• Publish messages through the PubNub IoT Network using Arduino to control smart devices.
  • Access these messages through a web browser.

 

Onto the tutorial!

 

Step 1: Connect to PubNub

 

Say we want to control the temperature on a refrigerator. The following parameters can be stored as the state of the device, for example, seeing if the door is open/closed, temperature, power consumption, and even volume of our fridge.

 

arduino remote configuration home automation Run this on the Arduino IDE, and check out the tutorial on connecting PubNub to Arduino in 2 steps for more details.

Step 2: Create a JSON Object in Arduino

 

To create a json object in Arduino, we use the JSON.h library. The above JSON object can be created using the following:

aJsonObject *msg = aJson.createObject();

     aJson.addStringToObject(msg, "name", "Arduino");

     aJson.addNumberToObject(msg, "TemperatureOutside", 34);

Step 3: Signaling Devices

 

Other than that, it’s just about publishing a message using the Arduino IDE. The following code lets you do just that:

byte mac[] = { 0xDE, 0xAD, 0xBE, 0xEF, 0xFE, 0xED };

char pubkey[] = "demo";

char subkey[] = "demo";

char channel[] = "devices_state";

 

//setup void setup()

{

     Serial.begin(9600);

     Serial.println("Serial set up");

 

     while (!Ethernet.begin(mac)) {

          Serial.println("Ethernet setup error");

          delay(1000);

          }

          Serial.println("Ethernet set up");

 

          PubNub.begin(pubkey, subkey);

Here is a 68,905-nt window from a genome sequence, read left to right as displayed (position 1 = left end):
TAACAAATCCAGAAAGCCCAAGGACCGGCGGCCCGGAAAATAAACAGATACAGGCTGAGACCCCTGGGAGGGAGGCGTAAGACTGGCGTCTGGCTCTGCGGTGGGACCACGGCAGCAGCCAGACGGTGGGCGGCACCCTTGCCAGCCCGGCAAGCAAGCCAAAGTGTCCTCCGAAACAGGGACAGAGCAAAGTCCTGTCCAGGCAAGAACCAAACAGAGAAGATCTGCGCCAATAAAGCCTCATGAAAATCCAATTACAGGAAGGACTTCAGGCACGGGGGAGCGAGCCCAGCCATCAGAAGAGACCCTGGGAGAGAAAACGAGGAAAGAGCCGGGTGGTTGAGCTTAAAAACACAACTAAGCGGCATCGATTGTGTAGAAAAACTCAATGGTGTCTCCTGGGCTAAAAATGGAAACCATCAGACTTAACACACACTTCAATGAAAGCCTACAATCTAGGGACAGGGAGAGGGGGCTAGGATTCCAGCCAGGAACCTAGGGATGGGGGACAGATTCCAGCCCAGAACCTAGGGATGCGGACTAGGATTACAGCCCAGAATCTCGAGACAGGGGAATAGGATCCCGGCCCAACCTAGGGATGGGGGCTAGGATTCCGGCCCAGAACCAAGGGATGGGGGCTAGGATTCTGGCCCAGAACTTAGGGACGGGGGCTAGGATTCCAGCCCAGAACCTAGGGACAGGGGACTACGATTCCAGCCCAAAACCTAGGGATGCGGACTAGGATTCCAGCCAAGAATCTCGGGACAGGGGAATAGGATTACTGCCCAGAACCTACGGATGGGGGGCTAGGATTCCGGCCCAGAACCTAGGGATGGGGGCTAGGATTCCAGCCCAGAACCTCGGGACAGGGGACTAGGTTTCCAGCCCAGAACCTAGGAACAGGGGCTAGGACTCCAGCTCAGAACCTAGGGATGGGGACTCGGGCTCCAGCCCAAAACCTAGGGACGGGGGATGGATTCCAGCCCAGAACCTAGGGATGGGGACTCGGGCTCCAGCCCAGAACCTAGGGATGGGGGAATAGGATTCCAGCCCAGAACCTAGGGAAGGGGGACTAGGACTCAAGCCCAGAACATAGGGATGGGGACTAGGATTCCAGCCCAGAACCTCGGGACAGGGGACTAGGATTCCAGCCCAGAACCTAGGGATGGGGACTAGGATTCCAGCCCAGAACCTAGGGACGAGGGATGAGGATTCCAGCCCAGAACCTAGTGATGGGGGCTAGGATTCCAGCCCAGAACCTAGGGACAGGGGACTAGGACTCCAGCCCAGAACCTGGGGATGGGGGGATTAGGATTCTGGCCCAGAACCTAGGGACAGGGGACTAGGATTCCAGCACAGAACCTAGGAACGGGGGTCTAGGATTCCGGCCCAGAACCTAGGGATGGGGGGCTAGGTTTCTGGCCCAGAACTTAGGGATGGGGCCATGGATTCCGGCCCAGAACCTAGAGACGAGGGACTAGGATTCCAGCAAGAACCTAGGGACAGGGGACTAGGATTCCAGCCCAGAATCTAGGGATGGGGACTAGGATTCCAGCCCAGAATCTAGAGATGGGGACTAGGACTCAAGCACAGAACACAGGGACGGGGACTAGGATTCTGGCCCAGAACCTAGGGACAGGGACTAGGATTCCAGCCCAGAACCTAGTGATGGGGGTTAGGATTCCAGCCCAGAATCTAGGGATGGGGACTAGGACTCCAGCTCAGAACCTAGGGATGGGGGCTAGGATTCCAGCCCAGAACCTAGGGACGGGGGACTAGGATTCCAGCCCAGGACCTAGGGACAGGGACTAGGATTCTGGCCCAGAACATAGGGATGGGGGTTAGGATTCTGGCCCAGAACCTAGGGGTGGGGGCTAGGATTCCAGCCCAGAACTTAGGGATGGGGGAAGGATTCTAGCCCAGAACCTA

Serial.println("PubNub set up");

}

 

// establishing internet connection to the Arduino and publishing the state void loop()

{

 

          Ethernet.maintain();

          EthernetClient *client;

          client = PubNub.publish(channel, msg);

          if (!client) {

               Serial.println("publishing error");

          } else {

               client->stop(); }

          delay(5000);

}

And one more thing, what if we were able to check the state of devices in simply a web browser? Paste the code below in a browser console and watch the state be filled in.

// Initialize with Publish & Subscribe Keys

 

var pubnub = PUBNUB.init({     

     publish_key: 'PUBLISH_KEY_HERE',     

     subscribe_key: 'SUBSCRIBE_KEY_HERE',     

     uuid: 'devices_state'

});

 

// Retrieving the messages that have been published on to this channel using History.

 

pubnub.history({     

     channel: 'history_channel',     

     callback: function(m){console.log(JSON.stringify(m))},

});

 

That's it! Just a note, PubNub doesn't limit the number of messages that you can publish or retrieve via history. You can try this out with as many Arduinos as you want, and check their state remotely.

 

The use cases are endless for remote configuration, from agriculture to shipping and logistics, to home automation. It gives you complete control over your smart devices from anywhere on Earth, and that’s powerful.